Regional Gardening Reports :: National Gardening Association

In the Garden:
Upper South
September, 2005
Regional Report

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'Tiger Eyes' sumac, a new variety of the native staghorn sumac, adds brightness to the garden with its golden to chartreuse foliage.

Tantalizing Native Trees and Shrubs

Breathes there a gardener whose pulse doesn't quicken at least a little at the mention of the new, the rare, the unusual? Add the word "native" and, for me at least, it's a real pulse pumper. So I was in gardening heaven several weeks ago, when I attended the 9th Biennial Southern Plant Conference, sponsored by the Southern Nursery Association.

The meeting is an intense review of new and superior cultivars, as well as new applications for old varieties. Many of the plants singled out in the lectures were natives, which means that there will be more diversity of native plant material available in the coming years. Many natives are already staples of the landscape, plus there are others that need to be utilized more. With the increasing awareness of using native plant material, universities and nurserymen are either looking for natural variations or breeding for certain characteristics, such as variegation or other leaf colors; weeping, columnar, or compact form; seedlessness; improved flowering or flower colors; and pest resistance. Annuals, perennials, grasses, vines, shrubs, and trees are all under scrutiny.

Although "new" isn't necessarily better, many of the plants discussed have attributes that are significant enough to make them worth considering. The only downside is that local nurseries are often slow to carry these plants. Learn to ask for plants by name, and if they're not available, ask if these plants can be ordered. Another option is to find mail-order sources. Web searches often turn up suppliers. The plants may be small when ordered through the mail, but there is a certain pleasure in nurturing these special treasures.

I can't even begin to cover the range of plants discussed at this meeting, which for trees and shrubs alone included viburnums, sweet shrub, silverbell, buttonbush, witch hazel, tulip poplar, evergreen and deciduous hollies, sweet spire, summersweet, black gum, sweet gum, buckeye/horse chestnut, river birch, sumac, and bald cypress. The following, however, particularly stood out.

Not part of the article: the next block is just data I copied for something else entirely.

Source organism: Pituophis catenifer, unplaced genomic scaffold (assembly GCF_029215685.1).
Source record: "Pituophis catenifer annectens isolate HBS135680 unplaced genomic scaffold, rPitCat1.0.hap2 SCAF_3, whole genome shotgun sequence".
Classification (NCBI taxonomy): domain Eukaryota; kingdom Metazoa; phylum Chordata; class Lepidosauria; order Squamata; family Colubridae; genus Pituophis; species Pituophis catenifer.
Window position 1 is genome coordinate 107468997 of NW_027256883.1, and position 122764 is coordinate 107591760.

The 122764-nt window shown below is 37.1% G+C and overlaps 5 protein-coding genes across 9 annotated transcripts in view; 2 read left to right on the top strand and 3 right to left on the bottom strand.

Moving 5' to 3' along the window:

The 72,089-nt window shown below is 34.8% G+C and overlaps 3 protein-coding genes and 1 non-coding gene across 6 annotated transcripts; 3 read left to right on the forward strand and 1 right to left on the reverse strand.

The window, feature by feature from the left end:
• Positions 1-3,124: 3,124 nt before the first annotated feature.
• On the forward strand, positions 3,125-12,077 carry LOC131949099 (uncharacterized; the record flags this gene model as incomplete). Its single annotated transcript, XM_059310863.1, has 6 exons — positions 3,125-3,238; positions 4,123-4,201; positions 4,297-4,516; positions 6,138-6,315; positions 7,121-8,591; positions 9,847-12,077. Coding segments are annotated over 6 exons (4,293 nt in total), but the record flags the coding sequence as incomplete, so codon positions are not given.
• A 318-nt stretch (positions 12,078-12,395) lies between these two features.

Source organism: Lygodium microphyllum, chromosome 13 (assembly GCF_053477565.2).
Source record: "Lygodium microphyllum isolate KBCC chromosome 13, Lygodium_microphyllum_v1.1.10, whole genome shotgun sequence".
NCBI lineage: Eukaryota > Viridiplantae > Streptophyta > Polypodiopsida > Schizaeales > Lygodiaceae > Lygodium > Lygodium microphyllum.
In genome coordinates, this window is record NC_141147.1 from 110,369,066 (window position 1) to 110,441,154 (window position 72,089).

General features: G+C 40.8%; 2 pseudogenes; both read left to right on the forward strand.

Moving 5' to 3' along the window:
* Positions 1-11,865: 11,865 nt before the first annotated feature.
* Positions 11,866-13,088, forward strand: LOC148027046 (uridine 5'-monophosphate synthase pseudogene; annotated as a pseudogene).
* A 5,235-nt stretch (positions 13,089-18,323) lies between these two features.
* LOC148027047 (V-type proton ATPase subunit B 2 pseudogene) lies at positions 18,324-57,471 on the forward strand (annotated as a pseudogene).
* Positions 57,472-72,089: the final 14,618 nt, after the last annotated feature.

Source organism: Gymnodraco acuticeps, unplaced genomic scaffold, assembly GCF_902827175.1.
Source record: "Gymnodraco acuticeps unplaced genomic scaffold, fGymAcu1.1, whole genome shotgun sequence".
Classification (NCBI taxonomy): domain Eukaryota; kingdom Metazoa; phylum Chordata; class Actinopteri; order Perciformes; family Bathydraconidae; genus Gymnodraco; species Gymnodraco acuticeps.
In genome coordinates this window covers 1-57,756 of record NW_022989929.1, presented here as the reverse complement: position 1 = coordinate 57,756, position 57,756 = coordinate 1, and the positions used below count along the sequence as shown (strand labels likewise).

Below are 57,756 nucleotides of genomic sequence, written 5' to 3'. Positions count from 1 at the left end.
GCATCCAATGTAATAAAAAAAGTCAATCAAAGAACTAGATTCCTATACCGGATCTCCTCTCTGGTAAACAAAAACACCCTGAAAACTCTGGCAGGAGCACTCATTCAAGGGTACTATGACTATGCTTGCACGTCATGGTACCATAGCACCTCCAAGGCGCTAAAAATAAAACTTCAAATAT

Redbuds are hot! That seemed to be the consensus at the meeting as they were mentioned more often than any other genus. 'Lavender Twist' is currently the most widely available weeping form, but better ones are on the way, including 'Cascading Hearts' and 'Traveler'. 'Appalachia Red' has ruby-red flowers covering the branches in spring, while 'Pauline Lily' is a light blush pink, and 'Tennessee Pink' is a hot pink.

Research is on to develop other variations of the species' magenta color that will be easier to use in the landscape, including more white forms. 'Silver Cloud' is the best variegated form so far. 'Hearts of Gold' has yellow to chartreuse foliage. 'Ace of Hearts' and 'Little Woody' both have compact growth, and 'Don Egolf' doesn't produce any seed.

Flowering dogwood (Cornus florida) is a staple of the spring garden, but many trees are susceptible to anthracnose. In a search for a resistant cultivar, 'Appalachian Spring' is the clear winner so far. Although no other native dogwood is as showy, it's worthwhile to consider the pagoda dogwood (C. alternifolia), with its layered branching and small but numerous white flowers.

Who doesn't love the brilliant colors of maples in the fall? The U. S. National Arboretum and the USDA have been working on developing maples with consistent fall color, pest resistance, and no seeds. Their best so far are 'Brandywine', 'New World', and 'Red Rocket'.

Hydrangeas in all their many species are among the most popular of shrubs right now. No matter what any ad copy may say, though, the fanciest ones do not bloom for me -- or at least none that I've tried so far in my Zone 5-6a climate. The good news is that I've always loved the native hydrangeas (H. arborescens and H. quercifolia). Both of these species are seeing a renaissance of new varieties that will continue to keep me content. 'Annabelle' is a H. arborescens variety that has been around for years. Now there is 'White Dome' with lacecap flowers and 'Hayes Starburst' with double, star-like flowers.

As for the oakleaf hydrangeas (H. quercifolia), 'Pee Wee' and 'Sikes Dwarf' are both small forms that easily fit into the landscape, while 'Little Honey' brightens it up with golden yellow to chartreuse foliage.

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